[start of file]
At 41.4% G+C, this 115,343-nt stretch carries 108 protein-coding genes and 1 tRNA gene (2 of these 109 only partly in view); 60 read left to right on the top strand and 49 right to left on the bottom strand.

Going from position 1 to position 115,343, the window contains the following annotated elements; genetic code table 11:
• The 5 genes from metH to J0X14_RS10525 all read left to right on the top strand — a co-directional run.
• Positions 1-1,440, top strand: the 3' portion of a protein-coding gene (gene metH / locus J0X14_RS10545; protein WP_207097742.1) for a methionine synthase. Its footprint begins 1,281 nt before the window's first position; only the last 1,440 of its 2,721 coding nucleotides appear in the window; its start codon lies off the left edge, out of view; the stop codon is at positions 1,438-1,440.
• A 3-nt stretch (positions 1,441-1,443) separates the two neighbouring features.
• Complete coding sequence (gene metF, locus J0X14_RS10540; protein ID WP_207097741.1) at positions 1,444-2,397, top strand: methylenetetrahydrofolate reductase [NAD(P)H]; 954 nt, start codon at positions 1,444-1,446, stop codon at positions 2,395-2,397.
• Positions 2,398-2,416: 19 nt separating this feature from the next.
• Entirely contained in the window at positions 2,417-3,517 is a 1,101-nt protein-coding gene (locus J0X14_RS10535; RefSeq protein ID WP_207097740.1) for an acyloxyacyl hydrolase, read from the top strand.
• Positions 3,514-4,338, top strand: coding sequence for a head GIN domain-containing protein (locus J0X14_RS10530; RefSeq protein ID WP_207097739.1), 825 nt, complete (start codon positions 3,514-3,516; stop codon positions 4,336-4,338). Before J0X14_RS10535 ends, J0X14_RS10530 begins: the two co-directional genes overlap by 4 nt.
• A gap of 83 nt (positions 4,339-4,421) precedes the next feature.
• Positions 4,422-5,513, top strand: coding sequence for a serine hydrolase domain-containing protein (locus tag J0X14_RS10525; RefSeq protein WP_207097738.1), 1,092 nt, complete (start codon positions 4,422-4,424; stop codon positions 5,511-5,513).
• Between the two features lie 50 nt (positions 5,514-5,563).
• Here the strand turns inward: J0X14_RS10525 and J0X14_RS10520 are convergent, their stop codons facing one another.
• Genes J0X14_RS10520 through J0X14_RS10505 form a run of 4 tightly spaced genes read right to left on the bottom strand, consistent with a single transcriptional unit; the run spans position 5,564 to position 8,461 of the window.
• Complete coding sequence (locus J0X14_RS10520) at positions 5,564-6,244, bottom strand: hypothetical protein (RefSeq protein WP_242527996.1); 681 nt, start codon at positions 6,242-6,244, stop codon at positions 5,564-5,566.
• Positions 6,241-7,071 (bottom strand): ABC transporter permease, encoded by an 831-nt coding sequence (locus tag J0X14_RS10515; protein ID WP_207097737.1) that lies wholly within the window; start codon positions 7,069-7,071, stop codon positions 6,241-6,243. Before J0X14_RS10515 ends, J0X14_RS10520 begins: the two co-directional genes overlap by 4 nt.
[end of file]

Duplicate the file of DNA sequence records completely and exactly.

At 41.4% G+C, this 115,343-nt stretch carries 108 protein-coding genes and 1 tRNA gene (2 of these 109 only partly in view); 60 read left to right on the top strand and 49 right to left on the bottom strand.

Going from position 1 to position 115,343, the window contains the following annotated elements; genetic code table 11:
• The 5 genes from metH to J0X14_RS10525 all read left to right on the top strand — a co-directional run.
• Positions 1-1,440, top strand: the 3' portion of a protein-coding gene (gene metH / locus J0X14_RS10545; protein WP_207097742.1) for a methionine synthase. Its footprint begins 1,281 nt before the window's first position; only the last 1,440 of its 2,721 coding nucleotides appear in the window; its start codon lies off the left edge, out of view; the stop codon is at positions 1,438-1,440.
• A 3-nt stretch (positions 1,441-1,443) separates the two neighbouring features.
• Complete coding sequence (gene metF, locus J0X14_RS10540; protein ID WP_207097741.1) at positions 1,444-2,397, top strand: methylenetetrahydrofolate reductase [NAD(P)H]; 954 nt, start codon at positions 1,444-1,446, stop codon at positions 2,395-2,397.
• Positions 2,398-2,416: 19 nt separating this feature from the next.
• Entirely contained in the window at positions 2,417-3,517 is a 1,101-nt protein-coding gene (locus J0X14_RS10535; RefSeq protein ID WP_207097740.1) for an acyloxyacyl hydrolase, read from the top strand.
• Positions 3,514-4,338, top strand: coding sequence for a head GIN domain-containing protein (locus J0X14_RS10530; RefSeq protein ID WP_207097739.1), 825 nt, complete (start codon positions 3,514-3,516; stop codon positions 4,336-4,338). Before J0X14_RS10535 ends, J0X14_RS10530 begins: the two co-directional genes overlap by 4 nt.
• A gap of 83 nt (positions 4,339-4,421) precedes the next feature.
• Positions 4,422-5,513, top strand: coding sequence for a serine hydrolase domain-containing protein (locus tag J0X14_RS10525; RefSeq protein WP_207097738.1), 1,092 nt, complete (start codon positions 4,422-4,424; stop codon positions 5,511-5,513).
• Between the two features lie 50 nt (positions 5,514-5,563).
• Here the strand turns inward: J0X14_RS10525 and J0X14_RS10520 are convergent, their stop codons facing one another.
• Genes J0X14_RS10520 through J0X14_RS10505 form a run of 4 tightly spaced genes read right to left on the bottom strand, consistent with a single transcriptional unit; the run spans position 5,564 to position 8,461 of the window.
• Complete coding sequence (locus J0X14_RS10520) at positions 5,564-6,244, bottom strand: hypothetical protein (RefSeq protein WP_242527996.1); 681 nt, start codon at positions 6,242-6,244, stop codon at positions 5,564-5,566.
• Positions 6,241-7,071 (bottom strand): ABC transporter permease, encoded by an 831-nt coding sequence (locus tag J0X14_RS10515; protein ID WP_207097737.1) that lies wholly within the window; start codon positions 7,069-7,071, stop codon positions 6,241-6,243. Before J0X14_RS10515 ends, J0X14_RS10520 begins: the two co-directional genes overlap by 4 nt.